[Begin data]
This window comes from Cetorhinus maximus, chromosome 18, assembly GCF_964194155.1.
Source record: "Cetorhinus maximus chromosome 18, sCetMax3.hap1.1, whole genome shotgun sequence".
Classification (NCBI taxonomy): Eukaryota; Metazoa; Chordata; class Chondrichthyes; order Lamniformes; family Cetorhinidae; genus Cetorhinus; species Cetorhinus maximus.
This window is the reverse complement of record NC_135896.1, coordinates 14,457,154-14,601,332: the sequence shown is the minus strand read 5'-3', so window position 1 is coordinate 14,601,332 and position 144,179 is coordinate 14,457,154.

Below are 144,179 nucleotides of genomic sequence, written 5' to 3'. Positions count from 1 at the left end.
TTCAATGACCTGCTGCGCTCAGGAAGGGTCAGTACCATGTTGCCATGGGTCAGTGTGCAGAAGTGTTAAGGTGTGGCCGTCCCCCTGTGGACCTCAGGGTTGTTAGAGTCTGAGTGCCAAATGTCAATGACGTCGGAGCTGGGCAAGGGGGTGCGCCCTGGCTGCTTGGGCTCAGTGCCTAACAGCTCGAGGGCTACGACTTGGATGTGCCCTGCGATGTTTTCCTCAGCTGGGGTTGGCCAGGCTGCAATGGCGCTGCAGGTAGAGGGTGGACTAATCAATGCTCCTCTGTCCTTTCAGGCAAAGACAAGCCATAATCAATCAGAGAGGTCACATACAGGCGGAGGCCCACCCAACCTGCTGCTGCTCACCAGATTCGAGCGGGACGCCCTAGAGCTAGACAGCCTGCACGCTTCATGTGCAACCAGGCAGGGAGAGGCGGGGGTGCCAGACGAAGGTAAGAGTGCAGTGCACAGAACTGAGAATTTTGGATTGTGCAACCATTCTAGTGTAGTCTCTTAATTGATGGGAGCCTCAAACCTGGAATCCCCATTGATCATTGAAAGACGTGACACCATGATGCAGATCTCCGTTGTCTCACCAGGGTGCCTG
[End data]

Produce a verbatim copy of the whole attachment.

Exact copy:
This window comes from Cetorhinus maximus, chromosome 18, assembly GCF_964194155.1.
Source record: "Cetorhinus maximus chromosome 18, sCetMax3.hap1.1, whole genome shotgun sequence".
Classification (NCBI taxonomy): Eukaryota; Metazoa; Chordata; class Chondrichthyes; order Lamniformes; family Cetorhinidae; genus Cetorhinus; species Cetorhinus maximus.
This window is the reverse complement of record NC_135896.1, coordinates 14,457,154-14,601,332: the sequence shown is the minus strand read 5'-3', so window position 1 is coordinate 14,601,332 and position 144,179 is coordinate 14,457,154.

Below are 144,179 nucleotides of genomic sequence, written 5' to 3'. Positions count from 1 at the left end.
TTCAATGACCTGCTGCGCTCAGGAAGGGTCAGTACCATGTTGCCATGGGTCAGTGTGCAGAAGTGTTAAGGTGTGGCCGTCCCCCTGTGGACCTCAGGGTTGTTAGAGTCTGAGTGCCAAATGTCAATGACGTCGGAGCTGGGCAAGGGGGTGCGCCCTGGCTGCTTGGGCTCAGTGCCTAACAGCTCGAGGGCTACGACTTGGATGTGCCCTGCGATGTTTTCCTCAGCTGGGGTTGGCCAGGCTGCAATGGCGCTGCAGGTAGAGGGTGGACTAATCAATGCTCCTCTGTCCTTTCAGGCAAAGACAAGCCATAATCAATCAGAGAGGTCACATACAGGCGGAGGCCCACCCAACCTGCTGCTGCTCACCAGATTCGAGCGGGACGCCCTAGAGCTAGACAGCCTGCACGCTTCATGTGCAACCAGGCAGGGAGAGGCGGGGGTGCCAGACGAAGGTAAGAGTGCAGTGCACAGAACTGAGAATTTTGGATTGTGCAACCATTCTAGTGTAGTCTCTTAATTGATGGGAGCCTCAAACCTGGAATCCCCATTGATCATTGAAAGACGTGACACCATGATGCAGATCTCCGTTGTCTCACCAGGGTGCCTG